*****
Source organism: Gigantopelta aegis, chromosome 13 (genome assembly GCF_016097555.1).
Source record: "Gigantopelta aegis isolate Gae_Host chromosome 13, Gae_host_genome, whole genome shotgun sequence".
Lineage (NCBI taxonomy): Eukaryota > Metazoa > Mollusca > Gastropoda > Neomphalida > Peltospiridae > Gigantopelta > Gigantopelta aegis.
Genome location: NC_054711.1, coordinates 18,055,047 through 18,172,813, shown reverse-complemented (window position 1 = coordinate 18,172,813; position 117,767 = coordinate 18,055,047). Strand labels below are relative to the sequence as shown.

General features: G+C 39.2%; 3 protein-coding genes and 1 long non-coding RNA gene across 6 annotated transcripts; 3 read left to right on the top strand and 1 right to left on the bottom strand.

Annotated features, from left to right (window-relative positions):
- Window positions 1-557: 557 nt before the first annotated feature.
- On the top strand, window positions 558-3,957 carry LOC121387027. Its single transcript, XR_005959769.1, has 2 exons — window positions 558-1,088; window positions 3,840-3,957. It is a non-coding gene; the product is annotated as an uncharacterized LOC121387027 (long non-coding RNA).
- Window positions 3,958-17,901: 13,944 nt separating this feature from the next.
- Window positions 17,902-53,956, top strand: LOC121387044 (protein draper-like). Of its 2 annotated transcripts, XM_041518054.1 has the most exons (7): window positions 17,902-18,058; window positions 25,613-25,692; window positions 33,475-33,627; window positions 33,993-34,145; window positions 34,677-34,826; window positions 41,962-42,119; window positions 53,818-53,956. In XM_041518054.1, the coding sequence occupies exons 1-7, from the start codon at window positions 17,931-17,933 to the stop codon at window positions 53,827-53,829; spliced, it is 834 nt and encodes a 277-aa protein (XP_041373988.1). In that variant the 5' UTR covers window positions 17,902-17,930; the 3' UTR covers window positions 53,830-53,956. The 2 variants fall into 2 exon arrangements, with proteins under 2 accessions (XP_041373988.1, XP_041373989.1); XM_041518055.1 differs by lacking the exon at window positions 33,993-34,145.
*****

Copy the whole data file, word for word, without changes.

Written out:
Source organism: Gigantopelta aegis, chromosome 13 (genome assembly GCF_016097555.1).
Source record: "Gigantopelta aegis isolate Gae_Host chromosome 13, Gae_host_genome, whole genome shotgun sequence".
Lineage (NCBI taxonomy): Eukaryota > Metazoa > Mollusca > Gastropoda > Neomphalida > Peltospiridae > Gigantopelta > Gigantopelta aegis.
Genome location: NC_054711.1, coordinates 18,055,047 through 18,172,813, shown reverse-complemented (window position 1 = coordinate 18,172,813; position 117,767 = coordinate 18,055,047). Strand labels below are relative to the sequence as shown.

General features: G+C 39.2%; 3 protein-coding genes and 1 long non-coding RNA gene across 6 annotated transcripts; 3 read left to right on the top strand and 1 right to left on the bottom strand.

Annotated features, from left to right (window-relative positions):
- Window positions 1-557: 557 nt before the first annotated feature.
- On the top strand, window positions 558-3,957 carry LOC121387027. Its single transcript, XR_005959769.1, has 2 exons — window positions 558-1,088; window positions 3,840-3,957. It is a non-coding gene; the product is annotated as an uncharacterized LOC121387027 (long non-coding RNA).
- Window positions 3,958-17,901: 13,944 nt separating this feature from the next.
- Window positions 17,902-53,956, top strand: LOC121387044 (protein draper-like). Of its 2 annotated transcripts, XM_041518054.1 has the most exons (7): window positions 17,902-18,058; window positions 25,613-25,692; window positions 33,475-33,627; window positions 33,993-34,145; window positions 34,677-34,826; window positions 41,962-42,119; window positions 53,818-53,956. In XM_041518054.1, the coding sequence occupies exons 1-7, from the start codon at window positions 17,931-17,933 to the stop codon at window positions 53,827-53,829; spliced, it is 834 nt and encodes a 277-aa protein (XP_041373988.1). In that variant the 5' UTR covers window positions 17,902-17,930; the 3' UTR covers window positions 53,830-53,956. The 2 variants fall into 2 exon arrangements, with proteins under 2 accessions (XP_041373988.1, XP_041373989.1); XM_041518055.1 differs by lacking the exon at window positions 33,993-34,145.